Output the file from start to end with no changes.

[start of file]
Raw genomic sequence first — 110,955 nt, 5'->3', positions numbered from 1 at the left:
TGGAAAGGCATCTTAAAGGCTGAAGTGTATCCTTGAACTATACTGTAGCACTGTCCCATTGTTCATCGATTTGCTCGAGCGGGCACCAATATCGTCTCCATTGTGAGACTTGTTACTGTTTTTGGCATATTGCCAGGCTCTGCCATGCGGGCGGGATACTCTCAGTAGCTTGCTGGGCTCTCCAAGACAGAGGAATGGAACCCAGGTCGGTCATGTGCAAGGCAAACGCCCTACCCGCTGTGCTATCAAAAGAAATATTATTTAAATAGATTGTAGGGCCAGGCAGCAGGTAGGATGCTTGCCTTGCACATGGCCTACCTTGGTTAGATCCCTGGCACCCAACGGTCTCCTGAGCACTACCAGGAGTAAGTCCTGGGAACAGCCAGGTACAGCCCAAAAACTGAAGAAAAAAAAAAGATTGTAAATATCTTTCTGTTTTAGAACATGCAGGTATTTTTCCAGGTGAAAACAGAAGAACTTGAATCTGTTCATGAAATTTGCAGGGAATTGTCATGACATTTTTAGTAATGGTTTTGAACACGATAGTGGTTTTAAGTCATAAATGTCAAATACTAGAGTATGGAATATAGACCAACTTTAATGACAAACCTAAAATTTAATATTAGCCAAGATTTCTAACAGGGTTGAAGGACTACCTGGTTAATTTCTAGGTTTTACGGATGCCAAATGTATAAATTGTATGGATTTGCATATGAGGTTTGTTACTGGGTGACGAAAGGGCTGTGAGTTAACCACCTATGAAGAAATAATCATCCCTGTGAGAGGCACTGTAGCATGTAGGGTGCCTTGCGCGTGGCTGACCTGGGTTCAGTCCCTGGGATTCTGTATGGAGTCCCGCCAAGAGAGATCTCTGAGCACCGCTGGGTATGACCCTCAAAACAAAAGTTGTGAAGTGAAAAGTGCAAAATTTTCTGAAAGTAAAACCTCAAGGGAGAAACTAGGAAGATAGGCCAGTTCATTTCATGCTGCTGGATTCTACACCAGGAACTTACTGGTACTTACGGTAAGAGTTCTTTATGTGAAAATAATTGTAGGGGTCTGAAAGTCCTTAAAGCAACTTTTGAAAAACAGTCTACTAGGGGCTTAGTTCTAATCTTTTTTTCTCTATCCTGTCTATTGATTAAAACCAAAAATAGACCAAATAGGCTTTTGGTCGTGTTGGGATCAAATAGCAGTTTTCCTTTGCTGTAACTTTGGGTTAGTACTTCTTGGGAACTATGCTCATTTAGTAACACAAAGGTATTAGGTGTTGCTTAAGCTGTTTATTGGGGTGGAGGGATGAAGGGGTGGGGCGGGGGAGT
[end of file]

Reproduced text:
Raw genomic sequence first — 110,955 nt, 5'->3', positions numbered from 1 at the left:
TGGAAAGGCATCTTAAAGGCTGAAGTGTATCCTTGAACTATACTGTAGCACTGTCCCATTGTTCATCGATTTGCTCGAGCGGGCACCAATATCGTCTCCATTGTGAGACTTGTTACTGTTTTTGGCATATTGCCAGGCTCTGCCATGCGGGCGGGATACTCTCAGTAGCTTGCTGGGCTCTCCAAGACAGAGGAATGGAACCCAGGTCGGTCATGTGCAAGGCAAACGCCCTACCCGCTGTGCTATCAAAAGAAATATTATTTAAATAGATTGTAGGGCCAGGCAGCAGGTAGGATGCTTGCCTTGCACATGGCCTACCTTGGTTAGATCCCTGGCACCCAACGGTCTCCTGAGCACTACCAGGAGTAAGTCCTGGGAACAGCCAGGTACAGCCCAAAAACTGAAGAAAAAAAAAAGATTGTAAATATCTTTCTGTTTTAGAACATGCAGGTATTTTTCCAGGTGAAAACAGAAGAACTTGAATCTGTTCATGAAATTTGCAGGGAATTGTCATGACATTTTTAGTAATGGTTTTGAACACGATAGTGGTTTTAAGTCATAAATGTCAAATACTAGAGTATGGAATATAGACCAACTTTAATGACAAACCTAAAATTTAATATTAGCCAAGATTTCTAACAGGGTTGAAGGACTACCTGGTTAATTTCTAGGTTTTACGGATGCCAAATGTATAAATTGTATGGATTTGCATATGAGGTTTGTTACTGGGTGACGAAAGGGCTGTGAGTTAACCACCTATGAAGAAATAATCATCCCTGTGAGAGGCACTGTAGCATGTAGGGTGCCTTGCGCGTGGCTGACCTGGGTTCAGTCCCTGGGATTCTGTATGGAGTCCCGCCAAGAGAGATCTCTGAGCACCGCTGGGTATGACCCTCAAAACAAAAGTTGTGAAGTGAAAAGTGCAAAATTTTCTGAAAGTAAAACCTCAAGGGAGAAACTAGGAAGATAGGCCAGTTCATTTCATGCTGCTGGATTCTACACCAGGAACTTACTGGTACTTACGGTAAGAGTTCTTTATGTGAAAATAATTGTAGGGGTCTGAAAGTCCTTAAAGCAACTTTTGAAAAACAGTCTACTAGGGGCTTAGTTCTAATCTTTTTTTCTCTATCCTGTCTATTGATTAAAACCAAAAATAGACCAAATAGGCTTTTGGTCGTGTTGGGATCAAATAGCAGTTTTCCTTTGCTGTAACTTTGGGTTAGTACTTCTTGGGAACTATGCTCATTTAGTAACACAAAGGTATTAGGTGTTGCTTAAGCTGTTTATTGGGGTGGAGGGATGAAGGGGTGGGGCGGGGGAGT